A Marketer’s Life Before Automation: Hell on Earth or a Blissful Paradise? You decide.
“Oh, the good ole’ days”, as so many say… but were they really ‘good’ or do we, as a society, just use that phrase to reference a time in the past when things were simply done differently? When I look back on some of my early marketing memories, it’s a little bit of both – thankful that that era is over now, but also bitter, in a way, that things can’t be the way they used to.
Let’s dive in:
Conferences and Tradeshows
- Life before leadscanners was pretty rough, let’s be real. Even when business card scanning devices came out, it was still a pain – you had to scan them all, pushing business cards in one by one, then correct any errors since the scanner didn’t get every single card accurately. And lastly I would always take a knee and pray that these contacts don’t leave their jobs, like, ever.
- Nowadays there are applications for events that show you the attendees, the sessions, the times, locations, and some of them even have lead scanners built in (shameless shout out to DoubleDutch). Before those apps and before LinkedIn, you just had to hope and pray that your prospects would be attending. This means a lot of phone work and email work to ensure you could connect with them before the event. However, in a way, that old method forced us to have real, meaningful conversations with our prospects. There was no ‘easy’ button; you had to put in the man hours and settle with quality over quantity. But that quality is arguably better than the ‘quality’ we talk about now.
- Life before email service providers (ESPs) and marketing automation platforms (MAPs)…woof. That is a time most millennials can’t even remember. The solution was using mail merge. That’s when you use Microsoft Word to somehow deploy a similar email but with a unique greeting specific to the recipient such as their name. Its a complicated process that no millennial has the patience for.
- Before email automation there were no templates. Yikes. I remember I used to create multitudes of email signatures, which were actually just my own templates, and when a prospect exhibited a certain behavior or trigger (only things as basic as a call-in), they would then receive a specific email signature from me.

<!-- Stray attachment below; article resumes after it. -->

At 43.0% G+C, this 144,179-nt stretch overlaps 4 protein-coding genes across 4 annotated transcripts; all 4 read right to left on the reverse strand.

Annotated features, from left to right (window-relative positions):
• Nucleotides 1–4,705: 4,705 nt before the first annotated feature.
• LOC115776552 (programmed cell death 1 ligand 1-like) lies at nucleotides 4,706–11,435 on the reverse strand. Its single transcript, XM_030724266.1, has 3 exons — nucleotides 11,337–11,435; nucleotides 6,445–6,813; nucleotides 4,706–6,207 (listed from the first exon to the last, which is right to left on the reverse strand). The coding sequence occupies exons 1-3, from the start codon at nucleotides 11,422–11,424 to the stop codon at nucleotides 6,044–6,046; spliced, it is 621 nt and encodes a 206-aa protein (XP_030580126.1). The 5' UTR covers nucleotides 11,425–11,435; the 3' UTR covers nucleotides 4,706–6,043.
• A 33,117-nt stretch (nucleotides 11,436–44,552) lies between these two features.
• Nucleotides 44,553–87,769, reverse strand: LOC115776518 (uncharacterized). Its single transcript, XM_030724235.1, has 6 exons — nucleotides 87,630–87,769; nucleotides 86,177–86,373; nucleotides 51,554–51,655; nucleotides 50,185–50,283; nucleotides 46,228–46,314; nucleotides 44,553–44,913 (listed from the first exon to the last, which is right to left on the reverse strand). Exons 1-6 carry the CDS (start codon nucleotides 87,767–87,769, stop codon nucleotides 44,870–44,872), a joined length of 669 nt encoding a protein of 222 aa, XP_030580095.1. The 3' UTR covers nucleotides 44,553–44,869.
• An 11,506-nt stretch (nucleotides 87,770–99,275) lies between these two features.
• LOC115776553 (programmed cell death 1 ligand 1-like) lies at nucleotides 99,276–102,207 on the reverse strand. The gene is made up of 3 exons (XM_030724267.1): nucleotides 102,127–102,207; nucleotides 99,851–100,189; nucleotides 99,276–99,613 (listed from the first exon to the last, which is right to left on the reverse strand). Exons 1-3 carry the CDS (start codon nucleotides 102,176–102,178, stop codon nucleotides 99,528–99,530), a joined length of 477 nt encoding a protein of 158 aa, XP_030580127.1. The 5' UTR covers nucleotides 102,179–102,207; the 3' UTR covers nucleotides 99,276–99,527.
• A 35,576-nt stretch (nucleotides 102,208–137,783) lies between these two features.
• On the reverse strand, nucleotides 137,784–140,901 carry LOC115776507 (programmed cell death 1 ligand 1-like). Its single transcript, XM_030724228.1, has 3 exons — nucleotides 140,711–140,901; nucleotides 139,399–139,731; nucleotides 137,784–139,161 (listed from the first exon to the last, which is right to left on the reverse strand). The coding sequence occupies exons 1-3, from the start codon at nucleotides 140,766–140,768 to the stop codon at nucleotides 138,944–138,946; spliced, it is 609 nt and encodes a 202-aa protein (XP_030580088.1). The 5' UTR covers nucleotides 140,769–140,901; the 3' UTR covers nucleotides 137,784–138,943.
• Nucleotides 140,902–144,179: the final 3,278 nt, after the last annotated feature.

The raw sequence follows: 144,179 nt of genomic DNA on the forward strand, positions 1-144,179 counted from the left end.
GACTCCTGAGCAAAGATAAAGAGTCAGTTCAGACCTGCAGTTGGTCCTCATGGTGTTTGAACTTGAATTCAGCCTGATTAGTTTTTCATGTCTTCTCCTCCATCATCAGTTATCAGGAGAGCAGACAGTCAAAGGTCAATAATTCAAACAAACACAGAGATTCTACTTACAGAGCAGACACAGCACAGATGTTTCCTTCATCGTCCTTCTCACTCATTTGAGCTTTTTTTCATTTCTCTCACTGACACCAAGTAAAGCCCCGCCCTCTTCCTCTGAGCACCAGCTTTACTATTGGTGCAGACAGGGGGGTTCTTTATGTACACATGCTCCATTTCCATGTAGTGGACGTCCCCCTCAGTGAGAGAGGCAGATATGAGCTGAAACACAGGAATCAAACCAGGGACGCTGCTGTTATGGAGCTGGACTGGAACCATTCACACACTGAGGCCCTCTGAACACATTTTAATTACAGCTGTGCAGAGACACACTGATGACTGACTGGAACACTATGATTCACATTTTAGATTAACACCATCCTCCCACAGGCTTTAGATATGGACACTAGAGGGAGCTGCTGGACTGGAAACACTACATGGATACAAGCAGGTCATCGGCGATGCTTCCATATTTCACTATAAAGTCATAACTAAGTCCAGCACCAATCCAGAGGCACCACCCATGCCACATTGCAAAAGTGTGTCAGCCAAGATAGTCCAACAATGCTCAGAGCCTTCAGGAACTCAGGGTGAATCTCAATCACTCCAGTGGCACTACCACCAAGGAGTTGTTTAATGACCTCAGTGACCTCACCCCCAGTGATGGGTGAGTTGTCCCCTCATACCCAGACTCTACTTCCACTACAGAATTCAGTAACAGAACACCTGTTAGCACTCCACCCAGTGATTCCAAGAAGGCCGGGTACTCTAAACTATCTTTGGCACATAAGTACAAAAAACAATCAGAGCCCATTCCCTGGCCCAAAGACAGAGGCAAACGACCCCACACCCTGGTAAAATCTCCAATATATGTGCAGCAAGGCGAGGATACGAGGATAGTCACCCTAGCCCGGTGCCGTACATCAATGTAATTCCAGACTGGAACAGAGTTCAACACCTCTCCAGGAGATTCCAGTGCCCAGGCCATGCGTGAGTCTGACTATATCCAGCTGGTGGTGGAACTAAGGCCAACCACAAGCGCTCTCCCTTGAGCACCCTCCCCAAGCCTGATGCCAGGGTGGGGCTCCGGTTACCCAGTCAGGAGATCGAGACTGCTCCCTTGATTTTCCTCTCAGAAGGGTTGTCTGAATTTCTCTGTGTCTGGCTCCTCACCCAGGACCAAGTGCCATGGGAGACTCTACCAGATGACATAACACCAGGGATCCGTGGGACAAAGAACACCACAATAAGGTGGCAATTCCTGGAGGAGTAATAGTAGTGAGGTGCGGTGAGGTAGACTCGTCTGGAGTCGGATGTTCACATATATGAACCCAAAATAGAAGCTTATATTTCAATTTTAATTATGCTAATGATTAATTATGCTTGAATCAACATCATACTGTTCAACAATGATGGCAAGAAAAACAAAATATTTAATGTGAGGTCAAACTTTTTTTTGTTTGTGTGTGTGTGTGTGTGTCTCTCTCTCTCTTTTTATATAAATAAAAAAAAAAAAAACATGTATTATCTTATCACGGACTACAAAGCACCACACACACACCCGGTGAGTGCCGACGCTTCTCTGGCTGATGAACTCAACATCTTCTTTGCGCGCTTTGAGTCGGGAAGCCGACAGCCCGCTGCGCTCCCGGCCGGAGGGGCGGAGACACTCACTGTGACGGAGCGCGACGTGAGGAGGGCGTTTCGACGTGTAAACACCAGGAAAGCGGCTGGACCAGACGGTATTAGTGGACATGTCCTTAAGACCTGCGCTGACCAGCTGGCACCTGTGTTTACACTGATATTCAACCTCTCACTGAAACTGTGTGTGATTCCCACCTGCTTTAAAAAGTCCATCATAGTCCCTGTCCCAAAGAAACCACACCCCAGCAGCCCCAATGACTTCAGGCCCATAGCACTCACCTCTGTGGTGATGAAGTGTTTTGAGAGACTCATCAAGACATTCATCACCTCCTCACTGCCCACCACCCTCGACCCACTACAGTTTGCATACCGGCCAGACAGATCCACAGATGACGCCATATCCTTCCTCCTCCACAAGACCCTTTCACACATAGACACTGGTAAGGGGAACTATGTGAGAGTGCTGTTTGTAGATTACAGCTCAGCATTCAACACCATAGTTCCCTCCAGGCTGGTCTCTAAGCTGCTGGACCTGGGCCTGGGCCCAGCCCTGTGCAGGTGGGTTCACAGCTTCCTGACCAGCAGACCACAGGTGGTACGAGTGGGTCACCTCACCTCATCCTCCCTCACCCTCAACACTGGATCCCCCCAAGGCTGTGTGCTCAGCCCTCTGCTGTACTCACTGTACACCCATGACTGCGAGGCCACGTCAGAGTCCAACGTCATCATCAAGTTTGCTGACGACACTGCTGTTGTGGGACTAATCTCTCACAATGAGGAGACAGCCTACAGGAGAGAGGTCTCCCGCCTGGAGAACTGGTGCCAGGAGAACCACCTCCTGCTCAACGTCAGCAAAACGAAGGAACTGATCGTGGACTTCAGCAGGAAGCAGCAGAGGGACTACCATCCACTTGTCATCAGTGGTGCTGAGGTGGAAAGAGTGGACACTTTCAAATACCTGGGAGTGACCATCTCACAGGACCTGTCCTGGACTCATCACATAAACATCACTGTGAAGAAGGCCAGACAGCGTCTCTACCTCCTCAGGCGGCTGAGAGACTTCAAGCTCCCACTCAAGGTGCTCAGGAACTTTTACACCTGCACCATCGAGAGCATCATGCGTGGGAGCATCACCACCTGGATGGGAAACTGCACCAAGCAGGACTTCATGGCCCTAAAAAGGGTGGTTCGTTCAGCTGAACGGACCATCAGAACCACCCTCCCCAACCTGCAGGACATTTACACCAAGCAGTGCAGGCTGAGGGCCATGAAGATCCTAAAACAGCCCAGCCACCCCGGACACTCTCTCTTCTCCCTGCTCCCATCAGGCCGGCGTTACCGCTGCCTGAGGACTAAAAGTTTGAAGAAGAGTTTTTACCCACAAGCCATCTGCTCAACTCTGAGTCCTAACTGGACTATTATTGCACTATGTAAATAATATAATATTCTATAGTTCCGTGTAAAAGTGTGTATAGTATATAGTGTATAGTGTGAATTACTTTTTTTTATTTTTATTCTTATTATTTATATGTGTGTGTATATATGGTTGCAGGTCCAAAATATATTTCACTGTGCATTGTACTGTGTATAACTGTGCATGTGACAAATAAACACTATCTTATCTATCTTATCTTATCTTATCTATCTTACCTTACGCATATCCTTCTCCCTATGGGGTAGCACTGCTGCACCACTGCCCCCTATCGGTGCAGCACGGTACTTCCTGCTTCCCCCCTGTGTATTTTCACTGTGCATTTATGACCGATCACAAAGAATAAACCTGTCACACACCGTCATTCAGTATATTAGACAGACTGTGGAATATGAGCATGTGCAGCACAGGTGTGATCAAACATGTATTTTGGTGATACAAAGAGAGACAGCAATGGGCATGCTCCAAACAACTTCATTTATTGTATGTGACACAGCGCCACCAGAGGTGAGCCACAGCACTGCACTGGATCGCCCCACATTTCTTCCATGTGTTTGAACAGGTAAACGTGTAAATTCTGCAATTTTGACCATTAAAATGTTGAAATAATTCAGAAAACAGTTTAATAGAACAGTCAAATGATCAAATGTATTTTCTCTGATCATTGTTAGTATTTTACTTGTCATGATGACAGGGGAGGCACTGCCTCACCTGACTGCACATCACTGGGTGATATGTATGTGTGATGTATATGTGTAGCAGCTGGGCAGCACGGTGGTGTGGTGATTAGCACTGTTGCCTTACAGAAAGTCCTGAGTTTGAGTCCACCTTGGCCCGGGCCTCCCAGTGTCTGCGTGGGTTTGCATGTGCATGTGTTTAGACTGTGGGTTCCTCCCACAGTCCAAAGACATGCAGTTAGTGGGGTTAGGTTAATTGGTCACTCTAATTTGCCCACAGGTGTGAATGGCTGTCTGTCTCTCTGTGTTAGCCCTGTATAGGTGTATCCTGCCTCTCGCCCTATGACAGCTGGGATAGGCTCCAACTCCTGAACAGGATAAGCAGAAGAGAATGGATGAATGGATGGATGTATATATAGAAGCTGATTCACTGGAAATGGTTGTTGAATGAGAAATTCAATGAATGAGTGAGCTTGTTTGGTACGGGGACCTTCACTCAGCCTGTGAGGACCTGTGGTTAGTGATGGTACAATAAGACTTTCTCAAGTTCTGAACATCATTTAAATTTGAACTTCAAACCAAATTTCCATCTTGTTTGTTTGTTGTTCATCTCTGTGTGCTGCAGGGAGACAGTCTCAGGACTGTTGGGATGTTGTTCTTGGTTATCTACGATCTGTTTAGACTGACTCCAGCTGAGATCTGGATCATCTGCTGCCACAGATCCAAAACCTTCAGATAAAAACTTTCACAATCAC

- Dealing with only business card data adds another challenge. All you know about someone (unless you had an amazing and self-disclosing conversation with them) is what is on their business card. There was no LinkedIn back then. Again, the only solution is what I feel is an area we have forgotten today – and that is to create deeper, more meaningful relationships with your prospects.
- Without automation, data cleansing had to be employed manually. Yes, manually. Meaning someone would have to dig in and clean the records one by one. Employees were less transient back then, but still, by the time they finished the project it would be time to start over again due to data expiration. This horrid process mostly just resulted in ignoring the process entirely. A “deal with it later” attitude. No bueno.
- There is literally nothing good about not having automation when it comes to data cleansing. The fact that millennials these days are changing jobs every 2 years or so speaks to why automation is essential to making sure data is accurate and up to date. Automation allows us to keep up with every professional move they make and that allows us, as marketers, to be armed with accurate and real-time data for our marketing campaigns. We won’t have to worry that John Doe worked at Company X one week and the Company Y the next.
- Before automation, advertising was really just a guessing game. Marketers could only be held to sales/revenue for attributing the efficacy of your ad programs. If sales are sucking and you get blamed for an ineffective ad – that is just plain whack. How can you say the ad isn’t working just because sales are low? Because that’s all we had back then.
- Not to mention, back then most ads were print so its hard to track that anyhow. The only sort of tracking I can think of is call source phone numbers. You put a specific call source number on each ad and track how many call ins you get from each one. There really wasn’t any other way to track.
- Automation made advertising for marketers simple. Digital ads and the analytics that go along with them give marketers an inside look to see how their campaigns are doing and proof that we’re the ones doing our job and we shouldn’t be blamed for poor sales. We can analyze the data and then make better ad decisions moving forward – no more guesswork.
There are parts of the old world that seem better, like being forced to have more meaningful relationships due to a lack of automated communication, but for the most part, being a marketer before automation was pretty rough. I may have missed some pros/cons so feel free to chime in in the comment section below 🙂